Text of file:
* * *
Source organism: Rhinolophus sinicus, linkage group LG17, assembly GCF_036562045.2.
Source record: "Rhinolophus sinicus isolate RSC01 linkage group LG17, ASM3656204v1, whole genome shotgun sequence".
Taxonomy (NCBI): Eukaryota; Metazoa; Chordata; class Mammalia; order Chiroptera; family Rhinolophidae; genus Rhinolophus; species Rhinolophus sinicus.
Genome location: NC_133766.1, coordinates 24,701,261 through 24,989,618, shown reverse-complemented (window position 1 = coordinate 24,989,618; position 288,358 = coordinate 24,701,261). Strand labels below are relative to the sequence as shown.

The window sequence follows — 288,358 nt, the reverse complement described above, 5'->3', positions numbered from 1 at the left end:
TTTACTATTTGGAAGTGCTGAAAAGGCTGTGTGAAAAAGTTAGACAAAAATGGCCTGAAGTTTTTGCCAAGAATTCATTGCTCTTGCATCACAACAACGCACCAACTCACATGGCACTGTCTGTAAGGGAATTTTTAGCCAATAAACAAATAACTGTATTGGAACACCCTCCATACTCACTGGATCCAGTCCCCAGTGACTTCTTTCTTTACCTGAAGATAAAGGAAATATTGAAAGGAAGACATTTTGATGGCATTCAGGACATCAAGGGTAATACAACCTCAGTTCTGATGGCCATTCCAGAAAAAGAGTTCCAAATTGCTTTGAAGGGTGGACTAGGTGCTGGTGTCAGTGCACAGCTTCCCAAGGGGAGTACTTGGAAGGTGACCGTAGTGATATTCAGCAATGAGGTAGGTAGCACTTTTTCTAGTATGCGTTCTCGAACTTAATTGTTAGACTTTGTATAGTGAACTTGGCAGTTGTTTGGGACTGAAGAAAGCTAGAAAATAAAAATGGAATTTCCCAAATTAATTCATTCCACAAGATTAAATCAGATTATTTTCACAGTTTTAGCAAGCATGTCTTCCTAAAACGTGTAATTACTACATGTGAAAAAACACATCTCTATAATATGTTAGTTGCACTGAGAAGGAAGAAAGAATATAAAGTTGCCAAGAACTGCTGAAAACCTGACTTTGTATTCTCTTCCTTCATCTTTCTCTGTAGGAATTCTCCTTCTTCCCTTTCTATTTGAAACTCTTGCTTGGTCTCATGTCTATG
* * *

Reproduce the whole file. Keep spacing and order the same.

Source organism: Rhinolophus sinicus, linkage group LG17, assembly GCF_036562045.2.
Source record: "Rhinolophus sinicus isolate RSC01 linkage group LG17, ASM3656204v1, whole genome shotgun sequence".
Taxonomy (NCBI): Eukaryota; Metazoa; Chordata; class Mammalia; order Chiroptera; family Rhinolophidae; genus Rhinolophus; species Rhinolophus sinicus.
Genome location: NC_133766.1, coordinates 24,701,261 through 24,989,618, shown reverse-complemented (window position 1 = coordinate 24,989,618; position 288,358 = coordinate 24,701,261). Strand labels below are relative to the sequence as shown.

The window sequence follows — 288,358 nt, the reverse complement described above, 5'->3', positions numbered from 1 at the left end:
TTTACTATTTGGAAGTGCTGAAAAGGCTGTGTGAAAAAGTTAGACAAAAATGGCCTGAAGTTTTTGCCAAGAATTCATTGCTCTTGCATCACAACAACGCACCAACTCACATGGCACTGTCTGTAAGGGAATTTTTAGCCAATAAACAAATAACTGTATTGGAACACCCTCCATACTCACTGGATCCAGTCCCCAGTGACTTCTTTCTTTACCTGAAGATAAAGGAAATATTGAAAGGAAGACATTTTGATGGCATTCAGGACATCAAGGGTAATACAACCTCAGTTCTGATGGCCATTCCAGAAAAAGAGTTCCAAATTGCTTTGAAGGGTGGACTAGGTGCTGGTGTCAGTGCACAGCTTCCCAAGGGGAGTACTTGGAAGGTGACCGTAGTGATATTCAGCAATGAGGTAGGTAGCACTTTTTCTAGTATGCGTTCTCGAACTTAATTGTTAGACTTTGTATAGTGAACTTGGCAGTTGTTTGGGACTGAAGAAAGCTAGAAAATAAAAATGGAATTTCCCAAATTAATTCATTCCACAAGATTAAATCAGATTATTTTCACAGTTTTAGCAAGCATGTCTTCCTAAAACGTGTAATTACTACATGTGAAAAAACACATCTCTATAATATGTTAGTTGCACTGAGAAGGAAGAAAGAATATAAAGTTGCCAAGAACTGCTGAAAACCTGACTTTGTATTCTCTTCCTTCATCTTTCTCTGTAGGAATTCTCCTTCTTCCCTTTCTATTTGAAACTCTTGCTTGGTCTCATGTCTATG